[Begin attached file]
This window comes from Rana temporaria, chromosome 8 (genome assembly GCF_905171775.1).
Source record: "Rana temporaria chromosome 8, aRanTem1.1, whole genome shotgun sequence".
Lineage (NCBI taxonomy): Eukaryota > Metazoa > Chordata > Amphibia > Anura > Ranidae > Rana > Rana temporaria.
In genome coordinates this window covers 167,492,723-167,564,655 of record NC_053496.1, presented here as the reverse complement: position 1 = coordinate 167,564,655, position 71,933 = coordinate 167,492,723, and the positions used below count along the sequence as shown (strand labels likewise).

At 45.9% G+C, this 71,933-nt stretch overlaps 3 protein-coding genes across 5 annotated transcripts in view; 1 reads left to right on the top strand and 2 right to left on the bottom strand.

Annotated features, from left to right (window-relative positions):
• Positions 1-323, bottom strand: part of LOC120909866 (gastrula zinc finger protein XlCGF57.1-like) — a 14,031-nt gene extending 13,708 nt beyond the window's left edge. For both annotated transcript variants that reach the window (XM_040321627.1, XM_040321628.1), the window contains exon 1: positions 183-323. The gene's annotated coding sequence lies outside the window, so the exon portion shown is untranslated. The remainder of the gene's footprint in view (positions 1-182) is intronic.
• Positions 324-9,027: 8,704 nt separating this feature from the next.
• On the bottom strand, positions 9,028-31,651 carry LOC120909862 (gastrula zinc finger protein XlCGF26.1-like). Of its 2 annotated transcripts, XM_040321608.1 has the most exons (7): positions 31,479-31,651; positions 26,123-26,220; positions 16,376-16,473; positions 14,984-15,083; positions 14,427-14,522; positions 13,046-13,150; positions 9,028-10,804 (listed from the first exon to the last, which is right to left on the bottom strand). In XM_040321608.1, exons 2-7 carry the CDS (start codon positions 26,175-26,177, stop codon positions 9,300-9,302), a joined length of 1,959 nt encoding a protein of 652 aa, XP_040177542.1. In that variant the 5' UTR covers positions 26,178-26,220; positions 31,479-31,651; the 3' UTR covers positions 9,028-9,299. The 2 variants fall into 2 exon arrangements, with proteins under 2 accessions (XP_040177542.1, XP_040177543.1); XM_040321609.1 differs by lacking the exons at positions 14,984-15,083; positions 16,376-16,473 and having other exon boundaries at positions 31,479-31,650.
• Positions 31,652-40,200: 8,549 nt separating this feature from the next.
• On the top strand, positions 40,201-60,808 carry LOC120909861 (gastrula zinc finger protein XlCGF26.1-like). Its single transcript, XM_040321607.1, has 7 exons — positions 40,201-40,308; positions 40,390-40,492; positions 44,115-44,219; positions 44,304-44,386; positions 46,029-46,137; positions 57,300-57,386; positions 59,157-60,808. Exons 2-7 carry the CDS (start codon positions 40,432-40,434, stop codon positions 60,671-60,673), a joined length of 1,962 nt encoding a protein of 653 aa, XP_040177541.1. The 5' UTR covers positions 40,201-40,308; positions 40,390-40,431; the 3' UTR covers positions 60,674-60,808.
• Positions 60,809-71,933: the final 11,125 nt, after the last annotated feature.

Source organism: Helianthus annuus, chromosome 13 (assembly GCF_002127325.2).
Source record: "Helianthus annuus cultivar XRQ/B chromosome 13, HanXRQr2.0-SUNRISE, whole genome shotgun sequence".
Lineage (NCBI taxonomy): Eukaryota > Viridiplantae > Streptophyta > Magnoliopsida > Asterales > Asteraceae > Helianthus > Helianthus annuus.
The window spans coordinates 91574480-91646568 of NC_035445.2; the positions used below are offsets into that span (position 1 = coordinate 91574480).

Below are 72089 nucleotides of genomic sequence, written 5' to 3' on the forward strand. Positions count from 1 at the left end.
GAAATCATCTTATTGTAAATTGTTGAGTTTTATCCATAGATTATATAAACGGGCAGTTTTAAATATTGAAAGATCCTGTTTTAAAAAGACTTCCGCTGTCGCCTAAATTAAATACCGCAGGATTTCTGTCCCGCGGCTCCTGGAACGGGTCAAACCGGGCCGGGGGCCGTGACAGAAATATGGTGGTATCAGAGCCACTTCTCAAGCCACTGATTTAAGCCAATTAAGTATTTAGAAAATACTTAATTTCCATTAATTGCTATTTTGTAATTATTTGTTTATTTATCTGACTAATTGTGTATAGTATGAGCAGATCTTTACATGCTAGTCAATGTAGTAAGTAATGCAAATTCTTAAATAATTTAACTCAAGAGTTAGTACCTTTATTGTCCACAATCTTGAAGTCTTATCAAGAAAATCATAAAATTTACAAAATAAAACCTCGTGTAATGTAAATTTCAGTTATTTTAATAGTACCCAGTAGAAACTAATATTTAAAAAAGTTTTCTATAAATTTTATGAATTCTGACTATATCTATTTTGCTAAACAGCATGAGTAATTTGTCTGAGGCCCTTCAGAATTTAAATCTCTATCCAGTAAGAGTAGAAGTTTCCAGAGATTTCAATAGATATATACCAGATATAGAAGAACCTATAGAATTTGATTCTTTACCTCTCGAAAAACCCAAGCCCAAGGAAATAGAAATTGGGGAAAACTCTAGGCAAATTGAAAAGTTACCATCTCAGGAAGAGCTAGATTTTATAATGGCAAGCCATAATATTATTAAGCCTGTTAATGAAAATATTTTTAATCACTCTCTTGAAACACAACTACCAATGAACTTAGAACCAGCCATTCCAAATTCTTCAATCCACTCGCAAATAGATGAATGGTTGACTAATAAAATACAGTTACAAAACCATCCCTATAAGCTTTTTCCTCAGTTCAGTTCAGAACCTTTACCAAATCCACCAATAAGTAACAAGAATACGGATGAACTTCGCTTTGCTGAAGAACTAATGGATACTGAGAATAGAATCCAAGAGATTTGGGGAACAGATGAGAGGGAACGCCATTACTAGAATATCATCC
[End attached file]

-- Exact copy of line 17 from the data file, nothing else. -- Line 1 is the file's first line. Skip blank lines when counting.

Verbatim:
Below are 72089 nucleotides of genomic sequence, written 5' to 3' on the forward strand. Positions count from 1 at the left end.